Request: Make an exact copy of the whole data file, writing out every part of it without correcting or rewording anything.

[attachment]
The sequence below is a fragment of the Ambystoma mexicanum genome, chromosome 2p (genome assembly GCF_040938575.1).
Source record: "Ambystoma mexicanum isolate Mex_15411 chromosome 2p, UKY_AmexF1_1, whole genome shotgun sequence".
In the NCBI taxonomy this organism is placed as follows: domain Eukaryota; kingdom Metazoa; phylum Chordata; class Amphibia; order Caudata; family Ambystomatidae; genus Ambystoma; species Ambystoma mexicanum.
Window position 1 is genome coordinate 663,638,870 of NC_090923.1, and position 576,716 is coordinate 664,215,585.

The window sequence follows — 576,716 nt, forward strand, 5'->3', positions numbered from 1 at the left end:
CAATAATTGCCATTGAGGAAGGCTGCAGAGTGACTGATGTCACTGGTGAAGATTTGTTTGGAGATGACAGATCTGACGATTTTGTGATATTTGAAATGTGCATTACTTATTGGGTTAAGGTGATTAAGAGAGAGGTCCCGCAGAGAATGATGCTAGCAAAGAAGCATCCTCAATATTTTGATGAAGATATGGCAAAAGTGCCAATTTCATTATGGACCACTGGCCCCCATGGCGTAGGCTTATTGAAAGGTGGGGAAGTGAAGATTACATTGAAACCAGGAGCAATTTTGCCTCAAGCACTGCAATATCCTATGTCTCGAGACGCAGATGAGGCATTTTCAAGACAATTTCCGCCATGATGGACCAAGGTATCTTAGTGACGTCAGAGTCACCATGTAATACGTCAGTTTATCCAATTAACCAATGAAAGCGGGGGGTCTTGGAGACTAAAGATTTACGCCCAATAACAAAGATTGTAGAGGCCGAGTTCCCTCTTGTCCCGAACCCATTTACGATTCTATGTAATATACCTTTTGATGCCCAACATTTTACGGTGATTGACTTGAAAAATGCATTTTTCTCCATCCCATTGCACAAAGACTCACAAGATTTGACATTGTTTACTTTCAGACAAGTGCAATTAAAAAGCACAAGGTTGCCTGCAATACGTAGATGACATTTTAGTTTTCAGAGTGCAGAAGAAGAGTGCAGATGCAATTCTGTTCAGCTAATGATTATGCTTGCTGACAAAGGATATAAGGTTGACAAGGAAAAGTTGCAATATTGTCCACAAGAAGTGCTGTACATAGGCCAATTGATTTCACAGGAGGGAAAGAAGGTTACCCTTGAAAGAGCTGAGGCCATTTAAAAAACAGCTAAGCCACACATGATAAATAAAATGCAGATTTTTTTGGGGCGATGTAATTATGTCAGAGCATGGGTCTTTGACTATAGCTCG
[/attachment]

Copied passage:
The sequence below is a fragment of the Ambystoma mexicanum genome, chromosome 2p (genome assembly GCF_040938575.1).
Source record: "Ambystoma mexicanum isolate Mex_15411 chromosome 2p, UKY_AmexF1_1, whole genome shotgun sequence".
In the NCBI taxonomy this organism is placed as follows: domain Eukaryota; kingdom Metazoa; phylum Chordata; class Amphibia; order Caudata; family Ambystomatidae; genus Ambystoma; species Ambystoma mexicanum.
Window position 1 is genome coordinate 663,638,870 of NC_090923.1, and position 576,716 is coordinate 664,215,585.

The window sequence follows — 576,716 nt, forward strand, 5'->3', positions numbered from 1 at the left end:
CAATAATTGCCATTGAGGAAGGCTGCAGAGTGACTGATGTCACTGGTGAAGATTTGTTTGGAGATGACAGATCTGACGATTTTGTGATATTTGAAATGTGCATTACTTATTGGGTTAAGGTGATTAAGAGAGAGGTCCCGCAGAGAATGATGCTAGCAAAGAAGCATCCTCAATATTTTGATGAAGATATGGCAAAAGTGCCAATTTCATTATGGACCACTGGCCCCCATGGCGTAGGCTTATTGAAAGGTGGGGAAGTGAAGATTACATTGAAACCAGGAGCAATTTTGCCTCAAGCACTGCAATATCCTATGTCTCGAGACGCAGATGAGGCATTTTCAAGACAATTTCCGCCATGATGGACCAAGGTATCTTAGTGACGTCAGAGTCACCATGTAATACGTCAGTTTATCCAATTAACCAATGAAAGCGGGGGGTCTTGGAGACTAAAGATTTACGCCCAATAACAAAGATTGTAGAGGCCGAGTTCCCTCTTGTCCCGAACCCATTTACGATTCTATGTAATATACCTTTTGATGCCCAACATTTTACGGTGATTGACTTGAAAAATGCATTTTTCTCCATCCCATTGCACAAAGACTCACAAGATTTGACATTGTTTACTTTCAGACAAGTGCAATTAAAAAGCACAAGGTTGCCTGCAATACGTAGATGACATTTTAGTTTTCAGAGTGCAGAAGAAGAGTGCAGATGCAATTCTGTTCAGCTAATGATTATGCTTGCTGACAAAGGATATAAGGTTGACAAGGAAAAGTTGCAATATTGTCCACAAGAAGTGCTGTACATAGGCCAATTGATTTCACAGGAGGGAAAGAAGGTTACCCTTGAAAGAGCTGAGGCCATTTAAAAAACAGCTAAGCCACACATGATAAATAAAATGCAGATTTTTTTGGGGCGATGTAATTATGTCAGAGCATGGGTCTTTGACTATAGCTCG